DRI-248 for week of 1-26-14: Economics as Movie ‘Spoiler’: Some Famous Cases

An Access Advertising EconBrief:

Economics as Movie ‘Spoiler’: Some Famous Cases

Motion pictures evolved into the great popular art form of the 20th century. In the 21st century, many popular cultural references derive from movies. One of these is the “spoiler” – prematurely revealing the ending of a book, play, movie or presentation of any kind.

Economists sometimes experience a slightly different sort of “spoiler.” Their specialized understanding often defeats the internal logic of a presentation, completely spoiling the author’s intended effect. Movies are especially vulnerable to this effect.

The casual perception is that our attitude toward movies is distorted by the high quotient of improbably beautiful and talented people who populate them. While it is true that physical beauty has always been highly prized by Hollywood, it is also true that plain or even ugly people like Wallace Beery, Marie Dressler, Jean Gabin and Rodney Dangerfield have become champions of the movie box office. The locus of unreality in movies has actually been the stories told.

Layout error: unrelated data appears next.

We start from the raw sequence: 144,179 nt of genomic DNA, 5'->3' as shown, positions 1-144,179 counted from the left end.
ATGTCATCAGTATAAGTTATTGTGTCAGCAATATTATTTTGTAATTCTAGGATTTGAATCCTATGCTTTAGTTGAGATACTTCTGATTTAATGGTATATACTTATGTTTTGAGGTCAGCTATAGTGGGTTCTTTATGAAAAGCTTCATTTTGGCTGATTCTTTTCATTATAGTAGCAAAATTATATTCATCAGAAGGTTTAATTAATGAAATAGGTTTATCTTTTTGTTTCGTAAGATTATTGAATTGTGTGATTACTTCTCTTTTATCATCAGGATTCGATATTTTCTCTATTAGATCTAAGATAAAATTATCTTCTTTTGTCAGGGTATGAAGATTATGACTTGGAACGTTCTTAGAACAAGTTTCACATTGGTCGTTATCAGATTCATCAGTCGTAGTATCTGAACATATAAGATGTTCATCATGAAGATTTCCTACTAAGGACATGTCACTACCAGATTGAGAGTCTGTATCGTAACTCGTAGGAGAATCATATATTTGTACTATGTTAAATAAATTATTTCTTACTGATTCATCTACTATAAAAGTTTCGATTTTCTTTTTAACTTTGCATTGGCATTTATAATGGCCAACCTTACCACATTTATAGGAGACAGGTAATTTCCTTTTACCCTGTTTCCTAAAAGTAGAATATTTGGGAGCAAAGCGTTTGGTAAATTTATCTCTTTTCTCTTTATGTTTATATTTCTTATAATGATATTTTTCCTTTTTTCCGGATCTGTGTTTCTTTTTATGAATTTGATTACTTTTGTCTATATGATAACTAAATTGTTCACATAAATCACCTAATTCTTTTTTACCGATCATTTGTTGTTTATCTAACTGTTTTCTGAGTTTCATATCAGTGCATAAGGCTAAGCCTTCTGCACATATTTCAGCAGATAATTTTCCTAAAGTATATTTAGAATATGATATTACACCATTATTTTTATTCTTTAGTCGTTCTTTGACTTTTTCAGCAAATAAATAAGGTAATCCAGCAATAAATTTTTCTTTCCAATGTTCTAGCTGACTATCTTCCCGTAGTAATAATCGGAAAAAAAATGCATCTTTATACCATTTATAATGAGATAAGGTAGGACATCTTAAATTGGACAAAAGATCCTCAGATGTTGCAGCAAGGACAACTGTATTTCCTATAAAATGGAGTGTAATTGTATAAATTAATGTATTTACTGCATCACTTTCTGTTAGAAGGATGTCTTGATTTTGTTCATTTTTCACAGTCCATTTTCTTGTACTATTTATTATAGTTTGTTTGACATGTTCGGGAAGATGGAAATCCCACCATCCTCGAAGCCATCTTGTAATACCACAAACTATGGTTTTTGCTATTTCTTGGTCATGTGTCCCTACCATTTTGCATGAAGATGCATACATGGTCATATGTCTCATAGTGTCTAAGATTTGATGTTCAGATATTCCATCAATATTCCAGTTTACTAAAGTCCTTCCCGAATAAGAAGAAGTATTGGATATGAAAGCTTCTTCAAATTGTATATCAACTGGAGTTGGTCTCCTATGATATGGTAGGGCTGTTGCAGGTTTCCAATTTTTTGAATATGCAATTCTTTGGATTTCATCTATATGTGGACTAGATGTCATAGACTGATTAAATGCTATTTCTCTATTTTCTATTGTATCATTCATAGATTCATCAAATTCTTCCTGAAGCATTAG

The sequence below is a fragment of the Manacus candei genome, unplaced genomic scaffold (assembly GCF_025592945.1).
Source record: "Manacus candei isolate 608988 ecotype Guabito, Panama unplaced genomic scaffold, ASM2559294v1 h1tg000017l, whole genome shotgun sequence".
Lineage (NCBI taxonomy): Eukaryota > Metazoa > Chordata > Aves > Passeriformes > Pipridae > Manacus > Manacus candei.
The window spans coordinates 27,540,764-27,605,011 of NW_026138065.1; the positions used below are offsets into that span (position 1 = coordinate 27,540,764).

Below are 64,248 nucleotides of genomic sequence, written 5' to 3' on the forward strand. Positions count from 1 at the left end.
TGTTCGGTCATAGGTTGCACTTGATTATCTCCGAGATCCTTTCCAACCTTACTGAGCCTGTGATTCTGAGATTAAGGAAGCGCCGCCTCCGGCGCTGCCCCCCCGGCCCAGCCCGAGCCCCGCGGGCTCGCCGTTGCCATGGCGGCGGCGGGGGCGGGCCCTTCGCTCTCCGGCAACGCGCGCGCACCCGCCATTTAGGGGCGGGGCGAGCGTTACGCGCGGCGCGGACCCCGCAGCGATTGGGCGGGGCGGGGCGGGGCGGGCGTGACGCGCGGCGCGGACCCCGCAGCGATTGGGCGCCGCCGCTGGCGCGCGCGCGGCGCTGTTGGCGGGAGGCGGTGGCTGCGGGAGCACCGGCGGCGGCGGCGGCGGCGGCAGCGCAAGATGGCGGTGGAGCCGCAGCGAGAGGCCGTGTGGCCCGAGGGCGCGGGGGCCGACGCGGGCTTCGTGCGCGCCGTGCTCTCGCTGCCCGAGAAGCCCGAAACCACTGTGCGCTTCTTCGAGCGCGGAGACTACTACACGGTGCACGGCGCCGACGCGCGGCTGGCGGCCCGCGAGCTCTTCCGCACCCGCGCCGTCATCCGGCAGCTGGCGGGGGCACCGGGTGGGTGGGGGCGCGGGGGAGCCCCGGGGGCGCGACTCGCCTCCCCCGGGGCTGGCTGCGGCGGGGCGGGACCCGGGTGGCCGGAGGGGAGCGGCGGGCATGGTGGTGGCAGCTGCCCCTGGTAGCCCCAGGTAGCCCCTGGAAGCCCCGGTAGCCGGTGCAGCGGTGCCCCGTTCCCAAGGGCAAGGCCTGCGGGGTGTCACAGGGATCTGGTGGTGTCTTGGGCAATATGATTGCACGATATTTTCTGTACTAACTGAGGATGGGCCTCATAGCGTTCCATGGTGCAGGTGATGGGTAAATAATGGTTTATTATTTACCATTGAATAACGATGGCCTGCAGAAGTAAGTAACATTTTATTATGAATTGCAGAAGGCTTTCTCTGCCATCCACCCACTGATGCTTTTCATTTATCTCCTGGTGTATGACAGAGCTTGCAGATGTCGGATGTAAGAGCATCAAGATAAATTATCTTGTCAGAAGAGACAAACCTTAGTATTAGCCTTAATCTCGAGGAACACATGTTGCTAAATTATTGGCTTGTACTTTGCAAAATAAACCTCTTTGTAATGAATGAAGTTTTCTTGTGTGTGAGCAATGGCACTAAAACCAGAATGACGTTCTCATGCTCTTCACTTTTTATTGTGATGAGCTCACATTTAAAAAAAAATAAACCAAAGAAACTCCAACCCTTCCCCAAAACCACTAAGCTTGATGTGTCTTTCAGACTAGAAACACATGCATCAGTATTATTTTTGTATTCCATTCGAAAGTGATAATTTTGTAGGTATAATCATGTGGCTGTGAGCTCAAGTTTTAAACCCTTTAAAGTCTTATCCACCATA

Movies are best regarded as fairy tales for adults. They over-emphasize dramatic conflict and exaggerate the moral divide between protagonist and antagonist. It is difficult to find a real-world referent to the “happy ending” that resolves the typical movie. Protagonists are all too often “heroes” whose actions exceed the normal bounds of human conduct. In recent years, this tendency has escalated; veteran screenwriter William Goldman has complained that movie protagonists are now not heroes but “gods” whose actions exceed the bounds of physics and other natural laws.